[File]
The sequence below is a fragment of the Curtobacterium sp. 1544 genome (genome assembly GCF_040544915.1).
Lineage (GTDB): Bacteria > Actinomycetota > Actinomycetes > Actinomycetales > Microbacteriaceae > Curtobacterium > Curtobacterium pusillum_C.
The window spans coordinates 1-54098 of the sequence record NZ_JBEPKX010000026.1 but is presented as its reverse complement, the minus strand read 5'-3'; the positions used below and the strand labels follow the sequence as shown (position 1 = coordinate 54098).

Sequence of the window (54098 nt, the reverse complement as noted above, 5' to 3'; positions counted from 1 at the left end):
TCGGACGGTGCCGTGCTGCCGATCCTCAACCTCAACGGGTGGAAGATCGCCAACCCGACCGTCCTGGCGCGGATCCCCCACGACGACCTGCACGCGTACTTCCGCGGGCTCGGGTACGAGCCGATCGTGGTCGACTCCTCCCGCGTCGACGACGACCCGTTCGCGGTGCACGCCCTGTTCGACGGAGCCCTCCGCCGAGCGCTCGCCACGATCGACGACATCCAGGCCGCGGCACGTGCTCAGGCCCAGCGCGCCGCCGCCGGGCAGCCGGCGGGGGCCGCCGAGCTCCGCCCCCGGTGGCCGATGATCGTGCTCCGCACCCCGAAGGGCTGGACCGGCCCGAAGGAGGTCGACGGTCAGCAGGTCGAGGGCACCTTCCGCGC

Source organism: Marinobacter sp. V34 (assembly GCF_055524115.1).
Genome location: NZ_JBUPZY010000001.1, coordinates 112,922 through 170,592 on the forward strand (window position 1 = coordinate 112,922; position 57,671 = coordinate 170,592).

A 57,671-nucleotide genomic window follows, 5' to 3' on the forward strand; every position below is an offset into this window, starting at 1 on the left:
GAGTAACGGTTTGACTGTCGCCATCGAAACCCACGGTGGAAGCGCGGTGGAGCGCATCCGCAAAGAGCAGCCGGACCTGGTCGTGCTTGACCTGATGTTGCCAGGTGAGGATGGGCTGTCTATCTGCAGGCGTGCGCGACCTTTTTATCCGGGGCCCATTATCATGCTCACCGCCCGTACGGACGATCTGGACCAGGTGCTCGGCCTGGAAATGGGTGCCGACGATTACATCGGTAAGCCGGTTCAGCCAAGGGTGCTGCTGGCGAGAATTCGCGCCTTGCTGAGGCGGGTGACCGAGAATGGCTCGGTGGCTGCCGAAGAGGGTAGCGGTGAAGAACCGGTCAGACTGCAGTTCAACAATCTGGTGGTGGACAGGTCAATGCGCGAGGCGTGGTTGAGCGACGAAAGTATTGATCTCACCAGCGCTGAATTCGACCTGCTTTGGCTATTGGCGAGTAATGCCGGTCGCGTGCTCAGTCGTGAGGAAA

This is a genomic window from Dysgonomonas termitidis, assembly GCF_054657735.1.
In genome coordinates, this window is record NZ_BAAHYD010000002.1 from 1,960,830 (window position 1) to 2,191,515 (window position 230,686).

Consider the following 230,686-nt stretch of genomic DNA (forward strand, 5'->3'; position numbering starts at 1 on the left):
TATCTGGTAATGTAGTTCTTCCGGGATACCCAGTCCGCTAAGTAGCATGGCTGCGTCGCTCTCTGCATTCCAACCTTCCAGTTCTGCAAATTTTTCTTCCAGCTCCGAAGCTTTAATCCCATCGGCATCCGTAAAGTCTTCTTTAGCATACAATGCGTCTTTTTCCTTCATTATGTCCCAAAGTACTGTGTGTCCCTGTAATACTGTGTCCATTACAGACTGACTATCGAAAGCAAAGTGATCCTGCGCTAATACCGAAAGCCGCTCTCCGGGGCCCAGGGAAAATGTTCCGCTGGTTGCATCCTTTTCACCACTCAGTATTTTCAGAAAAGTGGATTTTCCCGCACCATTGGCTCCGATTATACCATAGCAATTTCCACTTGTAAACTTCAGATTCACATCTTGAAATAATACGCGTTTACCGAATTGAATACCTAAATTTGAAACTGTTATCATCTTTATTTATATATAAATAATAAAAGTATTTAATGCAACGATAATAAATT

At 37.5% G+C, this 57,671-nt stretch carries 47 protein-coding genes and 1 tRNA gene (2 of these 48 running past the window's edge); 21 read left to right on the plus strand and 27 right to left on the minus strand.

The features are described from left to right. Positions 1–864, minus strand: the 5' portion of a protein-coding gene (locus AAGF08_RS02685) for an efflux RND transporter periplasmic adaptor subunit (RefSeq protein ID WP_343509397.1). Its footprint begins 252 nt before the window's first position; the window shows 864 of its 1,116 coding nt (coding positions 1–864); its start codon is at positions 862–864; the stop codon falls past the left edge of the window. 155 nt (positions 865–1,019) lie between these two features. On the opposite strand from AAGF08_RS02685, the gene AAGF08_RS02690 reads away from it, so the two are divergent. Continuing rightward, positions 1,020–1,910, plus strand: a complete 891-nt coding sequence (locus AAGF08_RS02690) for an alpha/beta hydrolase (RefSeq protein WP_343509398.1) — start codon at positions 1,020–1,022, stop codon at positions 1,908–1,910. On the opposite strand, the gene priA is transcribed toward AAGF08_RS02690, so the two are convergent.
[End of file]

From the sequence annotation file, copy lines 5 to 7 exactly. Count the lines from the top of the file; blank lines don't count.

TCGGACGGTGCCGTGCTGCCGATCCTCAACCTCAACGGGTGGAAGATCGCCAACCCGACCGTCCTGGCGCGGATCCCCCACGACGACCTGCACGCGTACTTCCGCGGGCTCGGGTACGAGCCGATCGTGGTCGACTCCTCCCGCGTCGACGACGACCCGTTCGCGGTGCACGCCCTGTTCGACGGAGCCCTCCGCCGAGCGCTCGCCACGATCGACGACATCCAGGCCGCGGCACGTGCTCAGGCCCAGCGCGCCGCCGCCGGGCAGCCGGCGGGGGCCGCCGAGCTCCGCCCCCGGTGGCCGATGATCGTGCTCCGCACCCCGAAGGGCTGGACCGGCCCGAAGGAGGTCGACGGTCAGCAGGTCGAGGGCACCTTCCGCGC

Source organism: Marinobacter sp. V34 (assembly GCF_055524115.1).
Genome location: NZ_JBUPZY010000001.1, coordinates 112,922 through 170,592 on the forward strand (window position 1 = coordinate 112,922; position 57,671 = coordinate 170,592).